Rainy morning, temperature lingered around 14 degrees. Clear sign that summer was all but gone, brief as it always is, to me at least. Diesel engine of my car rumbled as it idled in the yard while I ran through mental check list to see if I forgot anything (it will later turn out I did, of course!!!!). It would be great to stay in bed or in front of a TV for a movie or two, but I finally had other plans and they were about to come true no matter what.
There were 200-ish kilometers to cover from my HQ to Istria. I made it into a big deal and for me it was a big deal. After years of “I should go see this rally” and “Okay, this one I am definitely going to see” I had enough – the opportunity was there and I decided to take a break from everything else and travel to Istra for 2013 Croatia Rally. But why do I make such a big deal out of a 200 kilometer drive to reach the rally stages, it’s not like I hitchhiked my way across the globe to see WRC in Argentina, for example. Well, it is and it isn’t. From financial to work perspective I often had to cancel plans, reject huge opportunities and delay the inevitable return to rally action. I admit, there were also cases when laziness got me, and I just could not be bothered because I dropped out of the groove. But this time, it all came back to me – the charging of batteries, browsing maps, adjusting time schedules, cleaning of photo lenses and formatting of memory cards, some food and liquids, bits and pieces of clothes for the tricky weather, it all clicked once again. And it was great.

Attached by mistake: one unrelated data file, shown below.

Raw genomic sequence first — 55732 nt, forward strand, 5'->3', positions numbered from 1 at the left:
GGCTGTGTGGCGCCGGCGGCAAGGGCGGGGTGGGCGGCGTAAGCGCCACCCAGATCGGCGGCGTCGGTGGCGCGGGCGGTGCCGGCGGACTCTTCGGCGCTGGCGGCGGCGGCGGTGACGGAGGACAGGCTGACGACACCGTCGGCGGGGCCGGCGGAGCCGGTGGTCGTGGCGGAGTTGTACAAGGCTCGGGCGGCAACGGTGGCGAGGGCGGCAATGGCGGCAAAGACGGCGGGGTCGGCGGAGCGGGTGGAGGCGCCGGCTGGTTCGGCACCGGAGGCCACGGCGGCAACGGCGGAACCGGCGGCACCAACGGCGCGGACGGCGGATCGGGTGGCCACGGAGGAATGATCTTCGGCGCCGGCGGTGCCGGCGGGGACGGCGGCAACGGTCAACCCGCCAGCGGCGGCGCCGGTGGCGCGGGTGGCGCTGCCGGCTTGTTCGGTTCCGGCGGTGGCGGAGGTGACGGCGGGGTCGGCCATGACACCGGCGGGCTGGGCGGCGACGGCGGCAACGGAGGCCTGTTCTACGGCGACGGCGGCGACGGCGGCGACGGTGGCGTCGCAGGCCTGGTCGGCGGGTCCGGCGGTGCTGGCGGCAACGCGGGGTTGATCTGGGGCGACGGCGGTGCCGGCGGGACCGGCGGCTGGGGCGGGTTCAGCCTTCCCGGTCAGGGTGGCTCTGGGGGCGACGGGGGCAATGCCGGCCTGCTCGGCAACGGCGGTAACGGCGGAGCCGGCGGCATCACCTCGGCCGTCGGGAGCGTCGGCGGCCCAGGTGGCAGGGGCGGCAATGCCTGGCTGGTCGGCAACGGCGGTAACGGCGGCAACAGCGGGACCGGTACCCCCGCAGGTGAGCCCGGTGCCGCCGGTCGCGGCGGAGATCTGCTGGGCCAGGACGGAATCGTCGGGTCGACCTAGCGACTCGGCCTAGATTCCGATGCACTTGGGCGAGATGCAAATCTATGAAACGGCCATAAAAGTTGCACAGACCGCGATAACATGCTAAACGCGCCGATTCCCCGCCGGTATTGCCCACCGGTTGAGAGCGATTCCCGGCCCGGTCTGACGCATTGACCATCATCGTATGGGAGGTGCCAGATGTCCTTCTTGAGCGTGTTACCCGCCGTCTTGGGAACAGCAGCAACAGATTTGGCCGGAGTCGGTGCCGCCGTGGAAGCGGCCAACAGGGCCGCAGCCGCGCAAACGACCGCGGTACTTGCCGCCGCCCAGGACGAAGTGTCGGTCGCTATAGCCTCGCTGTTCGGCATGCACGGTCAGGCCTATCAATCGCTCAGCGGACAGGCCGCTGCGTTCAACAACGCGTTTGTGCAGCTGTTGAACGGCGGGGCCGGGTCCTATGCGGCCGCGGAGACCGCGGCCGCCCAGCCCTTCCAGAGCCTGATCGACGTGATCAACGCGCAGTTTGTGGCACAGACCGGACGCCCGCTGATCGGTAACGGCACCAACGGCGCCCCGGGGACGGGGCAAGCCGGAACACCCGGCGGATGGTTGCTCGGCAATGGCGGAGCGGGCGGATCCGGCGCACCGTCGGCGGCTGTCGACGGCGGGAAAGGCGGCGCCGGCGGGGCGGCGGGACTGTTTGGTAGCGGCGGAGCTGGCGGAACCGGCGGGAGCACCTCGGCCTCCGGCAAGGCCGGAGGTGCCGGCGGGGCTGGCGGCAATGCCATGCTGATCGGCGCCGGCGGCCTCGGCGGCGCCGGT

Couple of years ago I used to roam the rally stages, hill climb tracks and circuits on regular basis – it was first and foremost my passion but also my job. It all started in those ancient times, 1993 and 1994 when I first had a chance of seeing the start of a rally stage. Instantly hooked. Took on marshaling on the very next event and that was it – more marshaling, education, traveling got me more and more involved and enchanted by anything and everything rally. I never was much of a driver, to say the least, but I was lucky enough to get a chance to co-drive to two Croatian drivers, it really was a unique experience of being able to sit in the car and actually compete. To go through highs and lows was the part of the story and even my co-driving career was brief, I fully enjoyed it and appreciate the confidence of both drivers. If for nothing else then for the ability to endure the recce sessions with me – I might have mentioned it few hundred times already, but I am VERY susceptible to nausea so you can imagine how recce looked for me. Somewhere around mid 2000s rallying and motorsport became my job as I worked (and still do on a more voluntary basis) for a automotive magazine. Then, few years ago, just when the infamous financial crisis struck and our magazine went into inevitable slow-down period, we stopped traveling to races and rallies. It was time to look for ways to make ends meet instead of pursuing the passion, but the love and dedication remained. Part of what started this very blog.